MusicWeb International

Joanna Leach is a pianist who has made a career as a soloist and chamber musician playing the modern concert grand. When she inherited a historical square piano she decided to have it restored. It was only by playing the instrument in its restored state that she discovered how much a historical instrument can tell about the character of the music written for it. And gradually she devoted her time to playing square pianos. The booklets of both discs contain an impressive list of recordings with music from Haydn to Chopin.

The first disc to be reviewed here is an exception in that it contains older repertoire than she normally performs. Both discs show that Joanna Leach is an excellent artist, and for someone who usually plays much later music her performance of works from the late renaissance and the baroque is pretty good.

These discs are particularly interesting because they present four instruments which were mainly used for domestic music-making, and therefore hardly ever deployed in public concerts. As music-making at private homes became increasingly important in the 18th century this aspect of music history cannot be ignored. In particular in the early 19th century some music was specifically composed to be played at home, and therefore would probably fare better on a square piano than on the ‘normal’ fortepiano, let alone a modern concert grand.

These discs nevertheless raise some questions about the repertoire chosen to present these instruments.

Let us look first at the disc called ‘A Century of Domestic Keyboards 1727-1832’. These dates refer to the years the instruments were built.

Joanna Leach starts the programme on a spinet which was built in 1727 by Thomas Barton. The spinet is a small-size harpsichord with one manual and a single set of strings and jacks. Although various forms of the term ‘spinet’ are used in Italy, France, Germany and the Netherlands, they are not always used for the same kind of instruments. This makes it difficult to determine how widespread the use of an instrument like the one played here was in the various countries in Europe. Very few instruments from Italy and even fewer from France and Germany have been preserved. Can this be an indication of their dissemination?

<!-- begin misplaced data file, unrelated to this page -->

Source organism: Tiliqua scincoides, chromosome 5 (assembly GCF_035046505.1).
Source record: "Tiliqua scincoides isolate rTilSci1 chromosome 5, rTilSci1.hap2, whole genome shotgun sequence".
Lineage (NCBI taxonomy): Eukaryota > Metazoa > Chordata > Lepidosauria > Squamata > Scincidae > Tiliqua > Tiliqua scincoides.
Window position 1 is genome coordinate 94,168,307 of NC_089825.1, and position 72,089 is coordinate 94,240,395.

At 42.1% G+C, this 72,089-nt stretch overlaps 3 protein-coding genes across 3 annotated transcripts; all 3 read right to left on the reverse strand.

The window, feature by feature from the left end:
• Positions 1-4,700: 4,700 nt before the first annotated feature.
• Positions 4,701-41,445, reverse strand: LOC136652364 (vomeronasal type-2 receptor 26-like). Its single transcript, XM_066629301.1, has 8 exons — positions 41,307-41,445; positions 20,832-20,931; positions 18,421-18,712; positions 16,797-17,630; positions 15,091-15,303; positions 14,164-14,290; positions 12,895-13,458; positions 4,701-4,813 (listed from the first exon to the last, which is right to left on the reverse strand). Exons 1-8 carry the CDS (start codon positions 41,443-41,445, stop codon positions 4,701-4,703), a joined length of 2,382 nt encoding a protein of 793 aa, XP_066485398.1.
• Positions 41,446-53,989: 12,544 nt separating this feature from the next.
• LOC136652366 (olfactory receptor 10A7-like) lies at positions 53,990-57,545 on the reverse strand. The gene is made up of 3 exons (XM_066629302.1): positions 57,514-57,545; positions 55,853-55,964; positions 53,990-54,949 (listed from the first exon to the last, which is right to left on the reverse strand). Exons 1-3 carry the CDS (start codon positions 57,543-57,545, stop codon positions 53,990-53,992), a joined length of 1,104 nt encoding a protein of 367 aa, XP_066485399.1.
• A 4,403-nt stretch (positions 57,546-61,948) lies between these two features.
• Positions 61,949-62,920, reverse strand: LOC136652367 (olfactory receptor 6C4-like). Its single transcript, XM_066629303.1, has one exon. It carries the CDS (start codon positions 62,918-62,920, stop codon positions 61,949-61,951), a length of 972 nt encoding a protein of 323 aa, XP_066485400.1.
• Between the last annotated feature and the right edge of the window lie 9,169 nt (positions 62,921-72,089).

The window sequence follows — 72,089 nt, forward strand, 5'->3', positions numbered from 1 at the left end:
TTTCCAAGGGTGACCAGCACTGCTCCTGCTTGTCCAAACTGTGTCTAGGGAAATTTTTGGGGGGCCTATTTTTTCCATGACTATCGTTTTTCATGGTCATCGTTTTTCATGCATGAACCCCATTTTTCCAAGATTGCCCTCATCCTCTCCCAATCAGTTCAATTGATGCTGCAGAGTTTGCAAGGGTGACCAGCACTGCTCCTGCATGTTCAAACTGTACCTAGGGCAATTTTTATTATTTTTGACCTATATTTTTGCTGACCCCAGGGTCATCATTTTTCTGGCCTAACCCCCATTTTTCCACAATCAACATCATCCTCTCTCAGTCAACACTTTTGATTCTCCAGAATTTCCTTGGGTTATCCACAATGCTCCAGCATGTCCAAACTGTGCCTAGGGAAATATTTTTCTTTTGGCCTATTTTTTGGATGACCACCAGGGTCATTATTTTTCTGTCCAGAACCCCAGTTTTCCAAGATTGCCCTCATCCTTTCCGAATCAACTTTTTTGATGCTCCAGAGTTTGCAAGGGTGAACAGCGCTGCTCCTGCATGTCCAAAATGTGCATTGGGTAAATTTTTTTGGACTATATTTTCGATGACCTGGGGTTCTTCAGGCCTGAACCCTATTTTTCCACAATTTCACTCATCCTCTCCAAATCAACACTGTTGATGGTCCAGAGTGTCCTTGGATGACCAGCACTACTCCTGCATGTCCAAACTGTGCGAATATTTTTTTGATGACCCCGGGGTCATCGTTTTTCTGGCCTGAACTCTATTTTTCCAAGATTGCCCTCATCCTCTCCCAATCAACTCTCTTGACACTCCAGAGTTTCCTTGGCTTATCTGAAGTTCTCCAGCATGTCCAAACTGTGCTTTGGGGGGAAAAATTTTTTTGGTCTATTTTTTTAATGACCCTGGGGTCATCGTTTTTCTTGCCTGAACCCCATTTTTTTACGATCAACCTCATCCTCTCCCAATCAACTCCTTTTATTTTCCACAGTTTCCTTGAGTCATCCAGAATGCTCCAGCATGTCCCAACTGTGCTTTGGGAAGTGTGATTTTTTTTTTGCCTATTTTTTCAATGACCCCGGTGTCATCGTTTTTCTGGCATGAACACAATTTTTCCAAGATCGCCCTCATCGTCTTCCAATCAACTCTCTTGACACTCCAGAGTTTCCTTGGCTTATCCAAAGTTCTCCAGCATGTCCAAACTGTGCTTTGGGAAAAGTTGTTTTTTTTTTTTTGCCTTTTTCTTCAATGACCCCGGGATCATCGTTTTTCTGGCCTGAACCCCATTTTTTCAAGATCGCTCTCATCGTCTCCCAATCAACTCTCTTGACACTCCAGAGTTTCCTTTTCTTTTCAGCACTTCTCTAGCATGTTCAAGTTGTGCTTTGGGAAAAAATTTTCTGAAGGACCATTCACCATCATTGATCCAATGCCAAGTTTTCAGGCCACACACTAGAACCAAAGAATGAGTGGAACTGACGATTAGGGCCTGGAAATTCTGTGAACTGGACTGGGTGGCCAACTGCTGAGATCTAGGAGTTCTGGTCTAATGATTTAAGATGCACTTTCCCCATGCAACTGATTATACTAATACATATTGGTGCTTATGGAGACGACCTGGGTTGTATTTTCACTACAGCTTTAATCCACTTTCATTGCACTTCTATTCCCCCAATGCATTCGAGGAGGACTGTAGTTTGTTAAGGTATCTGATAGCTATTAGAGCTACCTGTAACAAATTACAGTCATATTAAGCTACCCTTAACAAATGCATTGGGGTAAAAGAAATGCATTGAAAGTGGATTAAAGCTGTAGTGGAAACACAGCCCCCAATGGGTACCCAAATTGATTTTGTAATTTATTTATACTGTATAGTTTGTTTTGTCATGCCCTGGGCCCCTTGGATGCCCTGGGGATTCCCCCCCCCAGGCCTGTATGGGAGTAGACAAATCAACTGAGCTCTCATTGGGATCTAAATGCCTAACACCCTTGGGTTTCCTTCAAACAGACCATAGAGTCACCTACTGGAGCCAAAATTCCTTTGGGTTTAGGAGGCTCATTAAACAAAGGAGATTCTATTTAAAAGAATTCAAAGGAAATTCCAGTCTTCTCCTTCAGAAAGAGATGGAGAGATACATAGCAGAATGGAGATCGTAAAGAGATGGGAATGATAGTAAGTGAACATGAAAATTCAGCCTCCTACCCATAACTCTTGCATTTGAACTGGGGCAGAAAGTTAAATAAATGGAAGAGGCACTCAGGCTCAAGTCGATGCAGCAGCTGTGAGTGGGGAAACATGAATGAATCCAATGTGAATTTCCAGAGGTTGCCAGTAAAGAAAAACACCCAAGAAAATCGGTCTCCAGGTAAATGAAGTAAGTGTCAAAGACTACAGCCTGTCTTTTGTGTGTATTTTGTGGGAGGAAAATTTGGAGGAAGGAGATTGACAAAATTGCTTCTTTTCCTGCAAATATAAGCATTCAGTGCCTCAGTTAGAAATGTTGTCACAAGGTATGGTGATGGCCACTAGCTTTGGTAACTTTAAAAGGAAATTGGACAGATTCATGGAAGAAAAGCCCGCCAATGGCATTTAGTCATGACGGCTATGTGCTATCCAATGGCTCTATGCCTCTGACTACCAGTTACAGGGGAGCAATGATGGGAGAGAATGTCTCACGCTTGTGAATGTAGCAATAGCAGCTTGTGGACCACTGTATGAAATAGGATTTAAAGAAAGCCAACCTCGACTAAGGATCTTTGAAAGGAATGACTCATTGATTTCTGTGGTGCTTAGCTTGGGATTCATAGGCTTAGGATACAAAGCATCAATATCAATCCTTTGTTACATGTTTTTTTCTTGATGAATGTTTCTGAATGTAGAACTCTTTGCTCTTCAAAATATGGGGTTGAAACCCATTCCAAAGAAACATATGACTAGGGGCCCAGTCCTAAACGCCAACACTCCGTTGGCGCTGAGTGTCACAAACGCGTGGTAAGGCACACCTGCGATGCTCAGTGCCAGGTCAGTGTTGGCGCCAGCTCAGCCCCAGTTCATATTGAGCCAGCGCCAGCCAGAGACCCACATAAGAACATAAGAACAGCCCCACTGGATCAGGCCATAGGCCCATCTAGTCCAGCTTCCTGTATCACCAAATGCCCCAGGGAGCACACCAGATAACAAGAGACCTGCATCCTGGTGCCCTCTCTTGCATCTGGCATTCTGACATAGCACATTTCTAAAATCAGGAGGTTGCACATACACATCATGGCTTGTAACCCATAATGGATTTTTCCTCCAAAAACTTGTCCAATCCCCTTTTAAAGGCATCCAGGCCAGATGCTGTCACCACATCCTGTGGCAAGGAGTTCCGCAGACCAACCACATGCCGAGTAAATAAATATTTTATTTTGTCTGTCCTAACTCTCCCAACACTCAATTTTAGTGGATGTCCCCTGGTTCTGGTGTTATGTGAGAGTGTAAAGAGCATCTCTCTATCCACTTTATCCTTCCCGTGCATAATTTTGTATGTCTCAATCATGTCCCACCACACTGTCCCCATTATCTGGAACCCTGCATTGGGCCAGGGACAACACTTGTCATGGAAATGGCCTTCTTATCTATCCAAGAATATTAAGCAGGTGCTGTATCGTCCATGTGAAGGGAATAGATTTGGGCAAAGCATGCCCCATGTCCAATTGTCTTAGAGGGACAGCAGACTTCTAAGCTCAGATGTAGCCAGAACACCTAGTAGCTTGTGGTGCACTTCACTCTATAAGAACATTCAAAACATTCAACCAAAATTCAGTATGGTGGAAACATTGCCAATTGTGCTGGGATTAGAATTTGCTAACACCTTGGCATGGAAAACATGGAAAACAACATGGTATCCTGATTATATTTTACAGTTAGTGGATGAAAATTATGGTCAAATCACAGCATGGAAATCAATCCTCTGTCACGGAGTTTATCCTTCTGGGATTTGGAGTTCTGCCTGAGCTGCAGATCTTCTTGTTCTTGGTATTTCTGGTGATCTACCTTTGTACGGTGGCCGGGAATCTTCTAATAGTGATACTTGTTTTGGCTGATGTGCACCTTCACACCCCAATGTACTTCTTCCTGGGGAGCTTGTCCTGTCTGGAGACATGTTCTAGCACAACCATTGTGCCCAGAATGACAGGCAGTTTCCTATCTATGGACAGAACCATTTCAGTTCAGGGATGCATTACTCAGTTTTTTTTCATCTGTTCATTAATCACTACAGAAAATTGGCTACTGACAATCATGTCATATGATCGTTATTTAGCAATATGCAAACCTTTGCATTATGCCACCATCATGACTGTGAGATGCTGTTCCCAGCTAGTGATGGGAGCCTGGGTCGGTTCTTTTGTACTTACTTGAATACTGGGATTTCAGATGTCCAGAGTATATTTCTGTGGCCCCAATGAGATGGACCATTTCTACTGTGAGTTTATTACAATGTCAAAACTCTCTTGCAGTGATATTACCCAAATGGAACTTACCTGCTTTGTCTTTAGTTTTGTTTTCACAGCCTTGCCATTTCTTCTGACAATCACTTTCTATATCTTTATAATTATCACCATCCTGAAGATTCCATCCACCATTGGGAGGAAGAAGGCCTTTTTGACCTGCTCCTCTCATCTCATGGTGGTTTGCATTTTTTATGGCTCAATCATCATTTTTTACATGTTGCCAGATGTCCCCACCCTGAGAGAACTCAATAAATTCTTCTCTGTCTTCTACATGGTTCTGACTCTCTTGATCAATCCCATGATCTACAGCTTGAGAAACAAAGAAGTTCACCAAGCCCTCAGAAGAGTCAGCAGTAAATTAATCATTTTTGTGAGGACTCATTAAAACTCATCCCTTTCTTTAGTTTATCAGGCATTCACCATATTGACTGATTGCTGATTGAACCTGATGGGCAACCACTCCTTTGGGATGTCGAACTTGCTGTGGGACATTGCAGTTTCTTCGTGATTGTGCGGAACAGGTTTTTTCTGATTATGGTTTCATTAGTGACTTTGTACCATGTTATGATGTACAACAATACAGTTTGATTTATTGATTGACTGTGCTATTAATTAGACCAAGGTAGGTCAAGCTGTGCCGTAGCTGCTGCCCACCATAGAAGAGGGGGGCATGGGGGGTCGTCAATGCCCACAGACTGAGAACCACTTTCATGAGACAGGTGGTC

It seems that the spinet was especially popular in England. From that perspective, and considering the instrument used here it would have more logical to choose English repertoire than pieces by François Couperin. If it was Ms Leach’s aim to show what kind of music people played at home on their spinets I consider her attempt not quite convincing. Was Couperin’s music performed in England and is it plausible to think his music was played on the spinet, an instrument probably mostly used by amateurs? The choice of Handel is much more logical, and I would have liked Ms Leach to play more of his music, in particular as Handel’s keyboard music (with the exception of the eight suites of 1720) isn’t all that well-known.

Some more of his music appears in the next section in which Joanna Leach plays a square piano, built in 1787 by Longman and Broderip. This kind of instrument also was very popular in England. In his programme notes Andrew Lancaster states that the square piano was probably invented in 1763 by Johannes Zumpe in London. “Within a few years, London was experiencing a veritable square-piano fever. Many musical instrument makers, and, one suspects, cabinet makers too, leapt onto this most lucrative bandwagon and began to manufacture square pianos.”